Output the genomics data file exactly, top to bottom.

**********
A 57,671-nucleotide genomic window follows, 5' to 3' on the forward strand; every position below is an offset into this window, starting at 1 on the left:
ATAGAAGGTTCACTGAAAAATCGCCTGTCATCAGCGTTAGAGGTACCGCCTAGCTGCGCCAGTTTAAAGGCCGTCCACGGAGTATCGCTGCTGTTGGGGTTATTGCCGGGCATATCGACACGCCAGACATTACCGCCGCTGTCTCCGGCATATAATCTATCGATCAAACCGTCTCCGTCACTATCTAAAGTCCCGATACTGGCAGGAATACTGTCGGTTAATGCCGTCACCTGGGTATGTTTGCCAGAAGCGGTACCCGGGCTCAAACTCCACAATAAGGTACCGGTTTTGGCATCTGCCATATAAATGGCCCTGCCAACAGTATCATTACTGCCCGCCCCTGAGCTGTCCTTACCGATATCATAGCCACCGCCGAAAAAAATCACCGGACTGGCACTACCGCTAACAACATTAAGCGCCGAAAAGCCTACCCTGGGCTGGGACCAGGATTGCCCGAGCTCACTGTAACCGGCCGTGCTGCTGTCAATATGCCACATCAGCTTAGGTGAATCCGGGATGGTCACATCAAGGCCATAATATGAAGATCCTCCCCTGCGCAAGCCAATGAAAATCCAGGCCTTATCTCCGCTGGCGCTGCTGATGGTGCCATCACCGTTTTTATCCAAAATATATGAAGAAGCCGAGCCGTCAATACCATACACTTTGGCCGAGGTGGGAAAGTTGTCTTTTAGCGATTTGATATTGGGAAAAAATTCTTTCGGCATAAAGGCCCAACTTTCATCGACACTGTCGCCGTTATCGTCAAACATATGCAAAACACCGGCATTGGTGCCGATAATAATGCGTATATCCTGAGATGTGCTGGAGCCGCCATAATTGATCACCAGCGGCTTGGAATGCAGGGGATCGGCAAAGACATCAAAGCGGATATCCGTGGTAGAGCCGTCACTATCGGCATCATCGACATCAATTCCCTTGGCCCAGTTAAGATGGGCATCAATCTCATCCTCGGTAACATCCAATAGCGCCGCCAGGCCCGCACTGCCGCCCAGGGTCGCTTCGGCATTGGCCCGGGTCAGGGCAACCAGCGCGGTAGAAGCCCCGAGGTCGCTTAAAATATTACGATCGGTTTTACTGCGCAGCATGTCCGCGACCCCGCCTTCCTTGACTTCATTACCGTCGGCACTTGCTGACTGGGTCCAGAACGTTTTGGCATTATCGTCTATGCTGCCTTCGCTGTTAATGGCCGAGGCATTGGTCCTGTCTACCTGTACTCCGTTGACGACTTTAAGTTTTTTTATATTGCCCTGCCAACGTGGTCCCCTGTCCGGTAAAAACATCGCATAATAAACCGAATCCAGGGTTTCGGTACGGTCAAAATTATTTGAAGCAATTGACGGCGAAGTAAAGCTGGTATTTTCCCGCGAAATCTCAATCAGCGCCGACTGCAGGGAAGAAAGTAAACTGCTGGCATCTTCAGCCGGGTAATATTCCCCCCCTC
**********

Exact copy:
A 57,671-nucleotide genomic window follows, 5' to 3' on the forward strand; every position below is an offset into this window, starting at 1 on the left:
ATAGAAGGTTCACTGAAAAATCGCCTGTCATCAGCGTTAGAGGTACCGCCTAGCTGCGCCAGTTTAAAGGCCGTCCACGGAGTATCGCTGCTGTTGGGGTTATTGCCGGGCATATCGACACGCCAGACATTACCGCCGCTGTCTCCGGCATATAATCTATCGATCAAACCGTCTCCGTCACTATCTAAAGTCCCGATACTGGCAGGAATACTGTCGGTTAATGCCGTCACCTGGGTATGTTTGCCAGAAGCGGTACCCGGGCTCAAACTCCACAATAAGGTACCGGTTTTGGCATCTGCCATATAAATGGCCCTGCCAACAGTATCATTACTGCCCGCCCCTGAGCTGTCCTTACCGATATCATAGCCACCGCCGAAAAAAATCACCGGACTGGCACTACCGCTAACAACATTAAGCGCCGAAAAGCCTACCCTGGGCTGGGACCAGGATTGCCCGAGCTCACTGTAACCGGCCGTGCTGCTGTCAATATGCCACATCAGCTTAGGTGAATCCGGGATGGTCACATCAAGGCCATAATATGAAGATCCTCCCCTGCGCAAGCCAATGAAAATCCAGGCCTTATCTCCGCTGGCGCTGCTGATGGTGCCATCACCGTTTTTATCCAAAATATATGAAGAAGCCGAGCCGTCAATACCATACACTTTGGCCGAGGTGGGAAAGTTGTCTTTTAGCGATTTGATATTGGGAAAAAATTCTTTCGGCATAAAGGCCCAACTTTCATCGACACTGTCGCCGTTATCGTCAAACATATGCAAAACACCGGCATTGGTGCCGATAATAATGCGTATATCCTGAGATGTGCTGGAGCCGCCATAATTGATCACCAGCGGCTTGGAATGCAGGGGATCGGCAAAGACATCAAAGCGGATATCCGTGGTAGAGCCGTCACTATCGGCATCATCGACATCAATTCCCTTGGCCCAGTTAAGATGGGCATCAATCTCATCCTCGGTAACATCCAATAGCGCCGCCAGGCCCGCACTGCCGCCCAGGGTCGCTTCGGCATTGGCCCGGGTCAGGGCAACCAGCGCGGTAGAAGCCCCGAGGTCGCTTAAAATATTACGATCGGTTTTACTGCGCAGCATGTCCGCGACCCCGCCTTCCTTGACTTCATTACCGTCGGCACTTGCTGACTGGGTCCAGAACGTTTTGGCATTATCGTCTATGCTGCCTTCGCTGTTAATGGCCGAGGCATTGGTCCTGTCTACCTGTACTCCGTTGACGACTTTAAGTTTTTTTATATTGCCCTGCCAACGTGGTCCCCTGTCCGGTAAAAACATCGCATAATAAACCGAATCCAGGGTTTCGGTACGGTCAAAATTATTTGAAGCAATTGACGGCGAAGTAAAGCTGGTATTTTCCCGCGAAATCTCAATCAGCGCCGACTGCAGGGAAGAAAGTAAACTGCTGGCATCTTCAGCCGGGTAATATTCCCCCCCTC